Medicare benefits can make a huge difference for your aging parents. But you need to know that there is an open enrollment period for Medicare. In 2011 it goes from October 15 – December 7 for plans effective January 1, 2012. Most people don’t realize that this year the enrollment period ends earlier than usual. You don’t have a lot of time to figure out what plan is best for your parents, but this guide will help you.
There are two major decisions to make: the type of plan (Original Medicare or a Medicare Advantage Plan) and the type of prescription plan to choose under Medicare Part D.
Original Medicare, often referred to as “traditional Medicare” is a plan in which the federal government directly pays their health care providers on a fee-for-service basis for hospital services (Part A) and for care provided by physicians and other out-patient health care providers (Part B). A Medicare Advantage Plan (Part C) is offered by a private company that contracts with Medicare to provide Medicare Part A and Part B benefits to its members. Many of these plans also provide prescription drug coverage, so their members do not need to buy a separate Medicare Part D plan.
Medicare Advantage Plans include Health Maintenance Organizations, Preferred Provider Organizations, Private Fee-for-Service Plans, Special Needs Plans, and Medicare Medical Savings Account Plans.
Experts say there will be quite a few changes between 2011 plans and those being offered for 2012. This is partly due to the economy, changing priorities, and cost-shifts among insurance companies and changes resulting from the Affordable Care Act. For this reason it’s critical that you and your parents read the volumes of material sent by their current plan, other competitors and Medicare to ensure they’re getting the best plan possible. It’s a great deal of information, but taking the time to look over the changes of their current plan and comparing them against other offerings could save them hundreds, if not thousands, of dollars.
Your parents should have received a copy of their Medicare Handbook for 2012 and an Annual Notice of Change (ANOC) and Evidence of Coverage (EOC) from the plans for which they are currently enrolled. The Annual Notice of Change provides a brief summary of changes to plan benefits and related costs that will take effect January 1, 2012. The Evidence of Coverage provides a more comprehensive and detailed description.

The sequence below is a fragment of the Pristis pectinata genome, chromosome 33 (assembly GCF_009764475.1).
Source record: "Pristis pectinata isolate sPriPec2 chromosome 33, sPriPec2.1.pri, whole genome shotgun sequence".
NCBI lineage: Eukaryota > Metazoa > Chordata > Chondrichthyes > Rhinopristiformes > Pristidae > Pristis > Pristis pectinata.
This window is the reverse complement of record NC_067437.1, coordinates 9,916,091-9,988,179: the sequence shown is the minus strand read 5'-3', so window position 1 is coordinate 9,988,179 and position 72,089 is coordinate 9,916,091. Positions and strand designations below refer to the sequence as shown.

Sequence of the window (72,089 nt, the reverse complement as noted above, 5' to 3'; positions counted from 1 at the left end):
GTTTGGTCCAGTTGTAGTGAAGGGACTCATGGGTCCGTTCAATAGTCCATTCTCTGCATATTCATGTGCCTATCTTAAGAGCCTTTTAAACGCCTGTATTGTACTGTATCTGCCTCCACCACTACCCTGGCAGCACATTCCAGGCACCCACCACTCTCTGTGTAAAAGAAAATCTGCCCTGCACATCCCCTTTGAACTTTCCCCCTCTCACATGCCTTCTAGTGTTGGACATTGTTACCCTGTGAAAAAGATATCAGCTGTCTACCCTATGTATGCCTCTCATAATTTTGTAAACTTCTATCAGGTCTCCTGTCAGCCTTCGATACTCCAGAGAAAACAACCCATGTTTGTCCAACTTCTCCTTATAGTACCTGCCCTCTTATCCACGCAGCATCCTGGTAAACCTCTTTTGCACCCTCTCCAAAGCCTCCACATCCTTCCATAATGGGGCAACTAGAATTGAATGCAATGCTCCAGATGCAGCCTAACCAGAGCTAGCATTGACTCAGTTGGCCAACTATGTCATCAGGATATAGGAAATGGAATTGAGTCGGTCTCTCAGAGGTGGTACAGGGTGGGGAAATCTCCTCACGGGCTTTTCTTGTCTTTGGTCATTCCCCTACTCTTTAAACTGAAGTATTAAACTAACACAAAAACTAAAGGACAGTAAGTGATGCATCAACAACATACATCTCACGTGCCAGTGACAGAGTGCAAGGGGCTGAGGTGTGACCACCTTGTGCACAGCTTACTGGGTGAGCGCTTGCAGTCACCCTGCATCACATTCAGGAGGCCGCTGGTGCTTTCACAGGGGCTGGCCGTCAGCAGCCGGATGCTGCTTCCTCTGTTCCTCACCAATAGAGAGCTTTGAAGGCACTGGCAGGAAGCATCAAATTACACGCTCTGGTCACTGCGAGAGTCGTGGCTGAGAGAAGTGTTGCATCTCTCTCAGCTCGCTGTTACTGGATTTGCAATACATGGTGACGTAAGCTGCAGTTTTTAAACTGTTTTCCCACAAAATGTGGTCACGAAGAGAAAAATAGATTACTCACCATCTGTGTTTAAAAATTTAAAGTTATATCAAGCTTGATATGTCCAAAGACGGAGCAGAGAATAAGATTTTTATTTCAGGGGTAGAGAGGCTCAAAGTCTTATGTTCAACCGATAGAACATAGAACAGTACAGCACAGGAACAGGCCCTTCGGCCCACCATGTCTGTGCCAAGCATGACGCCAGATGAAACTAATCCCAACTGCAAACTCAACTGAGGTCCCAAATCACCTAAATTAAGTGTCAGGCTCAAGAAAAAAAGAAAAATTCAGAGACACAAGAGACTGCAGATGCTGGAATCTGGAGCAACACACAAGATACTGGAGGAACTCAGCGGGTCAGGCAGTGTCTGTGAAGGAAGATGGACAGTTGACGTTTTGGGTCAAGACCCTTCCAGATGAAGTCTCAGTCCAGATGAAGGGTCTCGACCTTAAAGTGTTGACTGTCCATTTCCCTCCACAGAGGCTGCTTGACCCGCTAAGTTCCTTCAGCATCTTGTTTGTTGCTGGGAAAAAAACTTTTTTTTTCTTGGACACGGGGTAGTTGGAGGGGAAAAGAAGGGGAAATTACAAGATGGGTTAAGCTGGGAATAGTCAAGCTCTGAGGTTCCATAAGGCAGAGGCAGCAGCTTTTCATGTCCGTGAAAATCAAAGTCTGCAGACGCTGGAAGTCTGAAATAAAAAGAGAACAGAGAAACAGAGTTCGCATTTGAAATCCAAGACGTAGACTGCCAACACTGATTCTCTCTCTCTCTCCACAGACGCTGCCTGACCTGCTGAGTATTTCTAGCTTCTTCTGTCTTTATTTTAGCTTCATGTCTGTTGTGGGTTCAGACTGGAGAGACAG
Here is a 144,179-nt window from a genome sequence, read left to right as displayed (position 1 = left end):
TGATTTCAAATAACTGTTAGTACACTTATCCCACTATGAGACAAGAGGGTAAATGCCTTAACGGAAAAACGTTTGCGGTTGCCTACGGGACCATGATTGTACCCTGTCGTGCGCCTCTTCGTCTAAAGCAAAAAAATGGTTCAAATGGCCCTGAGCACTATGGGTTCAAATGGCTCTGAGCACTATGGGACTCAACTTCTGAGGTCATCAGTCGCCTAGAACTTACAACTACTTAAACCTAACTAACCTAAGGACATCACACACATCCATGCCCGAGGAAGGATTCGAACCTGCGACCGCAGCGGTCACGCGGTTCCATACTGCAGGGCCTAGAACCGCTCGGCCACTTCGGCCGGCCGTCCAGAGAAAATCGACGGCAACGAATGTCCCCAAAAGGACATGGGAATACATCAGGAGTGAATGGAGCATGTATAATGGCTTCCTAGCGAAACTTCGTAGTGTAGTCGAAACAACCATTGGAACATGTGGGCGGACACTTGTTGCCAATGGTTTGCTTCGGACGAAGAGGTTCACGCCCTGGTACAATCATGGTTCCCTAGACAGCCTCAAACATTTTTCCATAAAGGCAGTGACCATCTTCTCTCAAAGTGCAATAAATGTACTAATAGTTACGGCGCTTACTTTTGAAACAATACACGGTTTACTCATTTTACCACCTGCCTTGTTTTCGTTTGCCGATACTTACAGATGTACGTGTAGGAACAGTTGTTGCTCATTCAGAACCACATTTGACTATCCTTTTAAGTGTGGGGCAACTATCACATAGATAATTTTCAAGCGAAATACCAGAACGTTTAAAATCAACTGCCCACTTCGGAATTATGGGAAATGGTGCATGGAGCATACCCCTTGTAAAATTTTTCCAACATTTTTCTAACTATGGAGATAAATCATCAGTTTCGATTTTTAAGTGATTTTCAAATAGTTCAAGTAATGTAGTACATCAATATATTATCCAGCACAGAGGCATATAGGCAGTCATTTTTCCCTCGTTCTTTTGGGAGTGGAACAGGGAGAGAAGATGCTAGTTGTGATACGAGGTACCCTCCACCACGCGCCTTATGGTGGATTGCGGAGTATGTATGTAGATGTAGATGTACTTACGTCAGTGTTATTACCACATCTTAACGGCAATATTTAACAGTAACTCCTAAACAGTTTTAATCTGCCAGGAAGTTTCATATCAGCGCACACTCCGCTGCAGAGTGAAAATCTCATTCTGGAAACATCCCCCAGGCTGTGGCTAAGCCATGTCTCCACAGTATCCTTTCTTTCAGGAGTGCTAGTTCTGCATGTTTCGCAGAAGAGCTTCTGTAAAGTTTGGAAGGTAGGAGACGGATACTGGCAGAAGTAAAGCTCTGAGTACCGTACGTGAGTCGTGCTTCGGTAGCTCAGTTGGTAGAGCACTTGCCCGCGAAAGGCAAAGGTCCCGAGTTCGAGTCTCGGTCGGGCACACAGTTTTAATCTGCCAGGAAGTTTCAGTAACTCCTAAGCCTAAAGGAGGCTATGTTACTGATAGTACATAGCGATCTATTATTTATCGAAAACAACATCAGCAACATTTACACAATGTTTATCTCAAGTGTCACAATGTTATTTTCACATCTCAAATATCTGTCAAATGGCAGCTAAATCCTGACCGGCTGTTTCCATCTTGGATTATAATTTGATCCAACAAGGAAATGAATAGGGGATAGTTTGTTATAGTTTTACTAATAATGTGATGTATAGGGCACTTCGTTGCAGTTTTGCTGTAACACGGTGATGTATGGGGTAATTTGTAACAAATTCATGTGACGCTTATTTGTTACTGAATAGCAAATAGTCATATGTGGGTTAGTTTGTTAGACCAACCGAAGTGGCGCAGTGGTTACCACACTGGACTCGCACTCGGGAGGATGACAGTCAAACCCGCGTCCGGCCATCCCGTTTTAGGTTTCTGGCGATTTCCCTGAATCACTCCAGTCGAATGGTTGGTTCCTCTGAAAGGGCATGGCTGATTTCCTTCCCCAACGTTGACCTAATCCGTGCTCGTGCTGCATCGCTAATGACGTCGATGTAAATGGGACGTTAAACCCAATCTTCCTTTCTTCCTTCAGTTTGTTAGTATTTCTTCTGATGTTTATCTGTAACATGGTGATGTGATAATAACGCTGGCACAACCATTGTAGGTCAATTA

Review these documents carefully and ask the following questions:
- How much are the premiums, deductibles and co-pays for physician visits and hospital stays?
- Are the doctors that currently treat me in the plan’s network?
- Will I only be allowed to choose from the plan’s network of physicians and hospitals?
- Do I need a referral to see a specialist?
- Are my regular prescriptions covered on the plan’s list (known as a formulary)?
- Is there a charge for prescriptions? If so, how much?
- Does the plan select certain pharmacies that I can use?
- If I am traveling in another state and become sick or injured, will I be covered?
- What is the plan’s five star rating from Medicare?
- Are the hospitals, doctors and pharmacies geographically close to me?
- Is there an out-of-pocket spending limit?
The Medicare website has a checklist to help guide you when you compare plans. Go to medicare.gov
and choose “Compare Drug & Health Plans.” This “Plan Finder” will ask you several questions, such as the list of drugs you take, the name of your current plan, and your zip code. You’ll then see a list of plans available in your area, which you can compare against the plan you currently have. For the first time it also includes a star rating system of the plans (1 is the lowest rating and 5 is the highest).
If your parents are Original Medicare beneficiaries, or they are enrolled in an Advantage Plan without drug coverage, they need to find a Prescription Plan (Part D). The Plan Finder at medicare.gov
can compare costs and drugs listed on their formularies. Be sure to have a list of the drugs your parents take handy as you’ll need to enter them. The good news for 2012 is that Part D premiums will not increase this year and remain at around $30 per month.
You can also call Medicare (1.800.633.4227). Say “Agent” at the prompt and someone will help you sort through the plans.
The bottom line
- The open enrollment period for Medicare goes from October 15 – December 7 for plans effective January 1, 2012.
- When helping your parents choose a Medicare plan, you’ll want to consider out-of-pocket costs, doctors, prescription costs and more.
- You can get help comparing plans using the Plan Finder at medicare.gov or by calling 1.800.633.4227 and asking for an agent.